Roast Dinner Hacks


I love a roast. I never used to do one, and then my eldest started school and it felt like a nice kind of ritual to introduce to the week. A Sunday night roast, hair wash, bed. But not everyone feels the same way, apparently. I saw in a recent survey by McCain that the number of Sunday lunches eaten each week has fallen by 4% – that’s 1.43 billions lunches, they say.  Apparently people find it too much of a faff and can’t be bothered, even though it was voted as the favourite meal of a third of the respondents.

Now, obviously, here at Crumbs HQ we know all about ‘can’t be bothered’. It’s pretty much our middle name, but even so, a roast is quite an important part of our week. So, at the request of those potato lovers, McCain, and because we’re kind and can’t bear the thought of people missing out, we’re taking part in the McCain Roast Hack campaign.

Here are our seven top roast hacks to help you get your dinner on the table quicker:

  • Often the vegetables in a roast are an afterthought, plopped in a pan just before serving. But that last minute is so fractious, with so much to do, why not get those vegetables underway earlier and make them a more important part of the meal? For example, put the peas on early, simmer in stock with chopped spring onions, a sliced little gem lettuce and butter. This is an easy way to increase the greenery in your roast as well as make it a little more exciting. 
  • Step away from the peeler! Carrot skin is so thin it just needs to be clean rather than peeled, so save some precious minutes. Many other root vegetables are the same (except celeriac – always peel celeriac!).
  • Frozen vegetables are entirely acceptable. What’s not to like? They come ready-to-cook, just put them in a pot (with some extra flavourings – cook carrots in butter with orange and thyme). They’re unprocessed and picked in their prime.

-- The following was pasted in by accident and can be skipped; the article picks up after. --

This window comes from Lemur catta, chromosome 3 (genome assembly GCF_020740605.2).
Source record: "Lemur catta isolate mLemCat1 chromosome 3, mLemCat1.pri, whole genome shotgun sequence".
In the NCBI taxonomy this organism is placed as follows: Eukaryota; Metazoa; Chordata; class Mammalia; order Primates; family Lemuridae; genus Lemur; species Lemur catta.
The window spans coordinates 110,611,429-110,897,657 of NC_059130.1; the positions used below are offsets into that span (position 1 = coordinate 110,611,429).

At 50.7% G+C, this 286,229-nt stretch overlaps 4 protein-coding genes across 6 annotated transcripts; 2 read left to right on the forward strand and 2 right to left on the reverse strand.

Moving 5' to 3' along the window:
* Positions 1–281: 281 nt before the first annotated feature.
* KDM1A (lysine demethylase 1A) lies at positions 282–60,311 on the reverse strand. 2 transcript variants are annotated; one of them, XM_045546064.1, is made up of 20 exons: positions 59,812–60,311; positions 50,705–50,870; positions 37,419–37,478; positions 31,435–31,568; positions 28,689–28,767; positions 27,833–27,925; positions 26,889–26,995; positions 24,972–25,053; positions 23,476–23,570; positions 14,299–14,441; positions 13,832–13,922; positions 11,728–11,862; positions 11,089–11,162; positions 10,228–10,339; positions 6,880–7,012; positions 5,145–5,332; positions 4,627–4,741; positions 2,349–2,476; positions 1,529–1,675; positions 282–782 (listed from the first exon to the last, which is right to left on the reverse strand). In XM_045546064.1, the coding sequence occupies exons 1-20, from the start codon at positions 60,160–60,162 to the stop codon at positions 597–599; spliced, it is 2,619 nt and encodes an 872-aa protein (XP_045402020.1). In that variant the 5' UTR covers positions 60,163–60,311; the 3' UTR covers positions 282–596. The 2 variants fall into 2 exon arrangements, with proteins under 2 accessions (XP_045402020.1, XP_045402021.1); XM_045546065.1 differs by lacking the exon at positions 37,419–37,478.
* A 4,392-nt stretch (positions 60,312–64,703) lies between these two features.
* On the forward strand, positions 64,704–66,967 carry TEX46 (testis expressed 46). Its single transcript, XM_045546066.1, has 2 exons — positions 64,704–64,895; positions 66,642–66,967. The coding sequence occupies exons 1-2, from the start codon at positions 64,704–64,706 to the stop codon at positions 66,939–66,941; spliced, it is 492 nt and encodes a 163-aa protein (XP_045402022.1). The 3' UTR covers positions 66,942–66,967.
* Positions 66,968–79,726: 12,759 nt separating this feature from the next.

• I love roast parsnips but they need a hot oven, so must go in after you’ve roasted the meat.  All this equals last-minute hassle. Instead slice them thinly, pop them in a pot with some cream and put them in the oven at the same time as the chicken and bake. Dauphinoise is delicious, easy to prepare and can be made with most root vegetables.
  • Gravy is the straw that broke many a camel’s back. You’ve slaved over a hot stove, your guests/family are there and now, whilst maintaining civil conversation and a smile, you have to whip up a delicious gravy. No you don’t! Forget gravy! Salsa verde is a great alternative. Make it in advance, it goes with just about any meat, and adds a delicious fresh flavour to a roast.
  • And roast potatoes. I confess I don’t always do them – too much peeling and basting. But I have just discovered these McCain roast potatoes 
     20161201_094333_resizedand actually I think I’ve been converted. Whack them in the oven at a high temperature (220 degrees fan) in a hot baking tray and 40 minutes later you’ve got golden, crunchy roast potatoes. Mine never look like this. A quick check of the ingredients shows that they only contain what your homemade roast potatoes have in them – potatoes, vegetable oil, beef dripping and a bit of salt. 


  1. Ugh. Why would McCain use beef drippings?!? Well, those are out for our family. :(

    • Oh no! Are you veggie? I have noticed this a lot with roasties and the like this year… goose fat too.

  2. I’m so with you on the hastle / love a roast dinner front. These roasties look perfect – less faffing is always a winner :)

  3. I love a roast dinner all dishes is very nice thanks


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